The most obvious way to get started with smart lighting is with the bulbs themselves. You’ve got plenty of intelligent options from brands both big and small, and to find the one that’s best for you, you’re going to need to understand what sets them apart.
Connect with these 3IFTTT-friendly smart devices (pictures)
The first thing to look at is how the bulbs communicate with you. Some offer direct connections with your smart phone via Bluetooth or Wi-Fi, which makes setup as simple as screwing the thing in and following in-app pairing instructions.
Others transmit using a distinct frequency like ZigBee or Z-Wave. Bulbs like those might be a better fit for bigger smart home setups, as it’s typically a little easier to sync them up with things like motion detectors and smart locks. Setup can be slightly more advanced, as you’ll need a separate hub or gateway device capable of translating that distinct frequency into a Wi-Fi signal your router can comprehend.
Some smart bulbs come with their own gateway. Others, like the Cree Connected LED, require a third-party control device, like the Wink Hub.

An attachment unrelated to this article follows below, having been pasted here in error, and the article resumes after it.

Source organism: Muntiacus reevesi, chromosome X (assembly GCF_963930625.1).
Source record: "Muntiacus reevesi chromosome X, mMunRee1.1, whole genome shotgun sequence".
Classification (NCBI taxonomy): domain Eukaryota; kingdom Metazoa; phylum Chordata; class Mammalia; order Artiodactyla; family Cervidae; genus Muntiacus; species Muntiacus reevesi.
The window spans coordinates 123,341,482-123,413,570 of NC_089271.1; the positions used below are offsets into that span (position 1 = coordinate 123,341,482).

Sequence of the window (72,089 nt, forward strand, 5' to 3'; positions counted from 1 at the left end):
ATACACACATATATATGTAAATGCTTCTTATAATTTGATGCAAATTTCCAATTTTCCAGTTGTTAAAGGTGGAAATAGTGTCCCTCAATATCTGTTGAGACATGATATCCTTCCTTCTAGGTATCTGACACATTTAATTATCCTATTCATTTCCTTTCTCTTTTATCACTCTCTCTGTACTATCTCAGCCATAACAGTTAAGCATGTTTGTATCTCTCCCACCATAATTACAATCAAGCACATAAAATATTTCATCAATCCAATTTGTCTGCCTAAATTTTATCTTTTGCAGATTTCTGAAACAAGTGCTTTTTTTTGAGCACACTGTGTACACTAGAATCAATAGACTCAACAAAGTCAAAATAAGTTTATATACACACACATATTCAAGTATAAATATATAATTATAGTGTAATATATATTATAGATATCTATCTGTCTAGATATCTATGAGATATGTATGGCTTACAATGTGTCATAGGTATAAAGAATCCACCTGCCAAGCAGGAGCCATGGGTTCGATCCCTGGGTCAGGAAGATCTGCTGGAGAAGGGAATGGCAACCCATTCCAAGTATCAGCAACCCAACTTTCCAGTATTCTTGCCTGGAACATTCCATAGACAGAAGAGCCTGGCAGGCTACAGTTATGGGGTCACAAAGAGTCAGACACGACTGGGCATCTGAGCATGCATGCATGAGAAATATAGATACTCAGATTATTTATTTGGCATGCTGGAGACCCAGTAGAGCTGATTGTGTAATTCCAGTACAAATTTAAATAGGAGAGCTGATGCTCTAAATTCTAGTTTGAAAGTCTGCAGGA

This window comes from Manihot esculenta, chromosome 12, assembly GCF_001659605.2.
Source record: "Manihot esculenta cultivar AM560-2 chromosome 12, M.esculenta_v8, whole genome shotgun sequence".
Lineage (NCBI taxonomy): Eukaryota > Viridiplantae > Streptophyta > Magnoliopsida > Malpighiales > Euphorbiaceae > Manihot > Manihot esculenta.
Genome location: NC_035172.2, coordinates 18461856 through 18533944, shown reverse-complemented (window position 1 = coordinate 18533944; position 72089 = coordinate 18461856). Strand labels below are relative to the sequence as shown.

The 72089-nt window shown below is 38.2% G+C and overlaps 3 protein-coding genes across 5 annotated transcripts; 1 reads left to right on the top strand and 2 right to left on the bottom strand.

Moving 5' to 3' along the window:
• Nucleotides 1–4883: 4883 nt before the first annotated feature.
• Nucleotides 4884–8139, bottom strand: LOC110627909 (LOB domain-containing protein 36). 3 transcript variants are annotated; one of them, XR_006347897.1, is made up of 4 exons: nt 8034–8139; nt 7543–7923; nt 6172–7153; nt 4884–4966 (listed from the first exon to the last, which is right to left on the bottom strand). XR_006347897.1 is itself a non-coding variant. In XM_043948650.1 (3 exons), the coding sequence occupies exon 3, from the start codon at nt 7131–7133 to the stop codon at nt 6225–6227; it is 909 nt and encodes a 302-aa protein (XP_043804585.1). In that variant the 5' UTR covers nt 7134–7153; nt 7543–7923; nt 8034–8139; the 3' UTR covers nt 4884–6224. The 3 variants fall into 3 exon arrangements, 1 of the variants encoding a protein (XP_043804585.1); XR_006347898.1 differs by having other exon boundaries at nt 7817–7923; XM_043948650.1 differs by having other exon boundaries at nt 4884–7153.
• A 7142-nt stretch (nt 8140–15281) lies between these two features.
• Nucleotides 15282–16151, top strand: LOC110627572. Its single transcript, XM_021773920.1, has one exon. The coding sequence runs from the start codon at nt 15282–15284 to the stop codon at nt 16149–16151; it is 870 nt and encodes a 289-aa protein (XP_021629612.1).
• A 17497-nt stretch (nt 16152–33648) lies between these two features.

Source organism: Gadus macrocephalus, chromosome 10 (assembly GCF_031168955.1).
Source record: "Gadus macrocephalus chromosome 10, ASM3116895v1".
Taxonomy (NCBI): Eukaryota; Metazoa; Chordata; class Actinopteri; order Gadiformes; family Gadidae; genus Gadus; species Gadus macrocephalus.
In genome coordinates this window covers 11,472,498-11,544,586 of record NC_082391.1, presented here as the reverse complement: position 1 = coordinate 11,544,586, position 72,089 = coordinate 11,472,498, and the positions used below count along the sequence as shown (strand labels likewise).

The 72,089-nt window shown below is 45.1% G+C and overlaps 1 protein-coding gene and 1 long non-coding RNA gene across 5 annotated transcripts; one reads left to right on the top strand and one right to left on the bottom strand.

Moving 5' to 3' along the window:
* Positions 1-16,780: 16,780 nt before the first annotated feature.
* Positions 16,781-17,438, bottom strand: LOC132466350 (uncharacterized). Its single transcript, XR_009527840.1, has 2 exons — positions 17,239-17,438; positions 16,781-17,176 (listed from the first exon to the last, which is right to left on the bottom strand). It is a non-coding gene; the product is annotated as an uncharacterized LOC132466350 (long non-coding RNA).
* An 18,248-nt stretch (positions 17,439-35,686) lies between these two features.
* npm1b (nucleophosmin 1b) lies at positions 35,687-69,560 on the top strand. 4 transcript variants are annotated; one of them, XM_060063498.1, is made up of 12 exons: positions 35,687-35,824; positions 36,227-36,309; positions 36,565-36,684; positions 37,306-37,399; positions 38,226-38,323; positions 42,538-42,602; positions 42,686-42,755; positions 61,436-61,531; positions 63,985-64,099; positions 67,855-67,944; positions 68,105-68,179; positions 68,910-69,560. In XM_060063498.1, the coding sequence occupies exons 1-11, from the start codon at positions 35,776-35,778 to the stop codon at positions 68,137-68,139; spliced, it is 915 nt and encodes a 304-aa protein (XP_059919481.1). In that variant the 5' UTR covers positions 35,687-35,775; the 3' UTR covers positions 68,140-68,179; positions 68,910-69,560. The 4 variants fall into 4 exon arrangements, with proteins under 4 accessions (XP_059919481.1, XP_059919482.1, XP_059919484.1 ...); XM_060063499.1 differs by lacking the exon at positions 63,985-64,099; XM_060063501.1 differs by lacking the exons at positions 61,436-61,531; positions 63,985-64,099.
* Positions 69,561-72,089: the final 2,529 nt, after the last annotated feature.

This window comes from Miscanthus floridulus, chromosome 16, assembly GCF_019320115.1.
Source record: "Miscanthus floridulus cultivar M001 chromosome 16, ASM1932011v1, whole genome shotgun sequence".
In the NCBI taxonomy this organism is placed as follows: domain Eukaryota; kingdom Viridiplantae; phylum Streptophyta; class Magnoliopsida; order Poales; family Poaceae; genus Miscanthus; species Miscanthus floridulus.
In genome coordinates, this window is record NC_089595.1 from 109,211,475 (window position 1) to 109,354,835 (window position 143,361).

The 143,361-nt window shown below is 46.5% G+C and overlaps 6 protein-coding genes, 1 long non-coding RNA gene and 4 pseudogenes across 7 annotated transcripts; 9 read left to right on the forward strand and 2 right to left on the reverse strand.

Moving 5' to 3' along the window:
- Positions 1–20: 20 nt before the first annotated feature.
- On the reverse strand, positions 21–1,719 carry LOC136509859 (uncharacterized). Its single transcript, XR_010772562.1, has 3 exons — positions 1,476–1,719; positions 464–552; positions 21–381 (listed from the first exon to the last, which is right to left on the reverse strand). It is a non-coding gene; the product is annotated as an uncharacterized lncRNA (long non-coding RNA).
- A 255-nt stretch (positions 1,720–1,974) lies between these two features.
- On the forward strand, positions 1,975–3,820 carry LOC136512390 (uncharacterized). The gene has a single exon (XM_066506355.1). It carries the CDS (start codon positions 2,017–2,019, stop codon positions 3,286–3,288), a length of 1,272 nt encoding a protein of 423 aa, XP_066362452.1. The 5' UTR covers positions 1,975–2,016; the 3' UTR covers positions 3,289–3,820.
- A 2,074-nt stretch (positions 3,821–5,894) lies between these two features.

If you’re looking for a little more color in your life, then be sure and take a look at a product like the Philips Hue Starter Kit. Aside from being fully automatable via a mobile app and control hub, the Hue LED bulbs are capable of on-demand color changes. Just pull out your phone, select one of millions of possible shades, and the light will match it. And if you’re into voice control, Hue bulbs hit the compatibility trifecta — they’ll work with Siri, Alexa, and the Google Assistant.
Because Philips opened its lighting controls to third-party developers, you’ll also find lots of fun novelty uses for Hue bulbs, like changing the color of your lights in rhythm with whatever music you’re playing. There’s even an app that’ll sync your Hue lights up with certain TV programming.
Hue lights are also directly compatible with the popular web service IFTTT, with recipes already available that will change the color of your lights to match the weather, or to signal a touchdown from your favorite football team, or even to indicate when your stocks are doing well.